"Ruben is the best thing to ever happen to me," Holmes said. "I may not remember how he came to me but I've got the rest of our lives to make up for that."
Chinese woman reveals forced abortion at full term
A Chinese woman has come forward to say she was forcibly aborted at nine months into her pregnancy in 2011.
Lili Zeng of Jiangxi Province said the forced abortion occurred two days before her due date, when seven family planning officials held her down and used a needle to inject a lethal drug into her unborn son, according to an Aug. 29 report by Women's Rights Without Frontiers (WRWF).
"I cried bitterly when they injected the abortion needle into my body, but I heard the family planning officers -- headed by their director -- laughing treacherously," she said. "After the needle injection, they all disappeared, as if I were a pig waiting to be slaughtered."
The baby was born alive before dying.
She recently learned from a family planning officer she was forcibly aborted at the request of her former husband's first wife, and her ex-husband signed a consent form for the abortion, she said. She had been divorced from him, however, for a year when her son was killed, she said. She has tried to kill herself three times since the forced abortion, she said.
China established its "one-child," population control program in 1979. The policy limiting urban couples to one child has resulted in many reports of authorities carrying out forced abortions, sterilizations and infanticides.
Lili Zeng's account adds to the growing list of mothers who have been restrained by Chinese family planning officials and aborted late in their pregnancies.
"Her experience dramatically demonstrates the connection between forced abortion and China's astronomical female suicide rate: 590 women a day end their lives in China," WRWF President Reggie Littlejohn said. "Her experience shows that -- even when a woman is pregnant with her first child -- if it is her husband's second child, she can be forcibly aborted. We strongly condemn forced abortion under China's One Child Policy and demand that the Chinese government put a stop to these atrocities immediately."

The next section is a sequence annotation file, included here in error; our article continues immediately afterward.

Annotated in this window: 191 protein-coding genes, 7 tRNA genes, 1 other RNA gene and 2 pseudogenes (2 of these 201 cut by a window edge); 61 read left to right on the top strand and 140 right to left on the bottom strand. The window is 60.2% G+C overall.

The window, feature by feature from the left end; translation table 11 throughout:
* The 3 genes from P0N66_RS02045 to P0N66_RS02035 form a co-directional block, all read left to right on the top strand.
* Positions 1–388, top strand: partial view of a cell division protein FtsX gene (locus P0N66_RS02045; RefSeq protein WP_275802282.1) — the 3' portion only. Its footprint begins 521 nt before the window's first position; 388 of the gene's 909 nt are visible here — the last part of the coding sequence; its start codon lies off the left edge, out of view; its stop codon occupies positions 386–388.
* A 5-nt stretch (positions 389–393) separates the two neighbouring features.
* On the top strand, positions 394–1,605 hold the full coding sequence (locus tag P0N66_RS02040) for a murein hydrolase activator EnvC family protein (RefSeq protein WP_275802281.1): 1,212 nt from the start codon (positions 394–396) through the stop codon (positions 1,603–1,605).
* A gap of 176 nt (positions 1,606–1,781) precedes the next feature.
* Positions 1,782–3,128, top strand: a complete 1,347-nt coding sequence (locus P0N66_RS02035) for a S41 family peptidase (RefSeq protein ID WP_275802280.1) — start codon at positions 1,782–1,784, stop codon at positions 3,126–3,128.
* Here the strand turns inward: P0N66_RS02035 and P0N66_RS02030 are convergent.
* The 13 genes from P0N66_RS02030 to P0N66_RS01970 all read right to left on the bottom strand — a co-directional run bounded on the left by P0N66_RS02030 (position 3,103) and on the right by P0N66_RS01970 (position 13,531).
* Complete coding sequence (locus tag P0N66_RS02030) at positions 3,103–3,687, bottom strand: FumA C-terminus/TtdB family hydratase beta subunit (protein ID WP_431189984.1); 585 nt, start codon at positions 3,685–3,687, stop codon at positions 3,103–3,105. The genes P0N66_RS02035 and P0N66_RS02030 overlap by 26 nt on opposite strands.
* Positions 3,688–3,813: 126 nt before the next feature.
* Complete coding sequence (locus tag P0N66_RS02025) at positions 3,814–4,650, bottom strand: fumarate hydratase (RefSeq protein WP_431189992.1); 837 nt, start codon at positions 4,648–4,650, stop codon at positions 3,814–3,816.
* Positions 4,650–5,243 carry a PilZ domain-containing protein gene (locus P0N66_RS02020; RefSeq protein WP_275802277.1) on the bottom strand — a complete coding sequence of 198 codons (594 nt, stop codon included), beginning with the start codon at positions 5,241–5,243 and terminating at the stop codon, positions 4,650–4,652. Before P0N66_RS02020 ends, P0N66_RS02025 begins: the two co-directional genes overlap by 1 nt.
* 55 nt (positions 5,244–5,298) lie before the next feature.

WVU prof. regularly sees women with abortion complications
A West Virginia University medical professor has told the state's attorney general he often sees women with abortion complications.
"We commonly (I personally probably at least weekly) see patients at Women and Children's Hospital with complications from abortion at these centers in Charleston: so much for 'safe and legal.' These patients are told to come to our hospital because the abortion clinic providers do not have hospital privileges to care for their patients, so we must treat them as emergency 'drop-ins,'" Byron Calhoun wrote in a letter to Attorney General Patrick Morrisey.
Morrisey, who is reviewing West Virginia's abortion clinic regulations, received Calhoun's letter as part of the public comments Morrisey accepted on the topic, The Charleston (W.Va.) Gazette reported Sept. 2. The newspaper gained Calhoun's letter through a public records request.
"No other medical providers are allowed to care for patients, have no backup coverage, and then abandon them to the emergency room.... The fantasy of women's reproductive health care seems to allow these individuals who perform the abortions some special dispensation to provide substandard care," wrote Calhoun, vice chairman of the Obstetrics and Gynecology Department at West Virginia University Physicians of Charleston.
Calhoun is national medical advisor for a pro-life organization, the National Institute of Family and Life Advocates.
Compiled by Washington bureau chief Tom Strode. Get Baptist Press headlines and breaking news on Twitter (@BaptistPress), Facebook (Facebook.com/BaptistPress) and in your email (baptistpress.com/SubscribeBP.asp).